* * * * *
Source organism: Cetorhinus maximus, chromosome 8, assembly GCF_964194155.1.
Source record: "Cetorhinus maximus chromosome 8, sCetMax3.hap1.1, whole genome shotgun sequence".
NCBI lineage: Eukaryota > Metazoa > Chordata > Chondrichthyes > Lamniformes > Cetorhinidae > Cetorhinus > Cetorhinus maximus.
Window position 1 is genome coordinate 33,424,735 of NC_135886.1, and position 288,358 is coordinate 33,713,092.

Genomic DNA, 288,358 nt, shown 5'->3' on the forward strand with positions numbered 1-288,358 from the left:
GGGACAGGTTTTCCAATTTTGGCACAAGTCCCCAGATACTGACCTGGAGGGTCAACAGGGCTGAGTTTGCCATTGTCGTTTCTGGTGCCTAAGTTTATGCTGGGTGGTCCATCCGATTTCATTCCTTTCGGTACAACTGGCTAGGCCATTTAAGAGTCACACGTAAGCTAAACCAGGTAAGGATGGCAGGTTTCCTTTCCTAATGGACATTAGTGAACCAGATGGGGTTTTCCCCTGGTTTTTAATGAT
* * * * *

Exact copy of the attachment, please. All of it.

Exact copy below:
Source organism: Cetorhinus maximus, chromosome 8, assembly GCF_964194155.1.
Source record: "Cetorhinus maximus chromosome 8, sCetMax3.hap1.1, whole genome shotgun sequence".
NCBI lineage: Eukaryota > Metazoa > Chordata > Chondrichthyes > Lamniformes > Cetorhinidae > Cetorhinus > Cetorhinus maximus.
Window position 1 is genome coordinate 33,424,735 of NC_135886.1, and position 288,358 is coordinate 33,713,092.

Genomic DNA, 288,358 nt, shown 5'->3' on the forward strand with positions numbered 1-288,358 from the left:
GGGACAGGTTTTCCAATTTTGGCACAAGTCCCCAGATACTGACCTGGAGGGTCAACAGGGCTGAGTTTGCCATTGTCGTTTCTGGTGCCTAAGTTTATGCTGGGTGGTCCATCCGATTTCATTCCTTTCGGTACAACTGGCTAGGCCATTTAAGAGTCACACGTAAGCTAAACCAGGTAAGGATGGCAGGTTTCCTTTCCTAATGGACATTAGTGAACCAGATGGGGTTTTCCCCTGGTTTTTAATGAT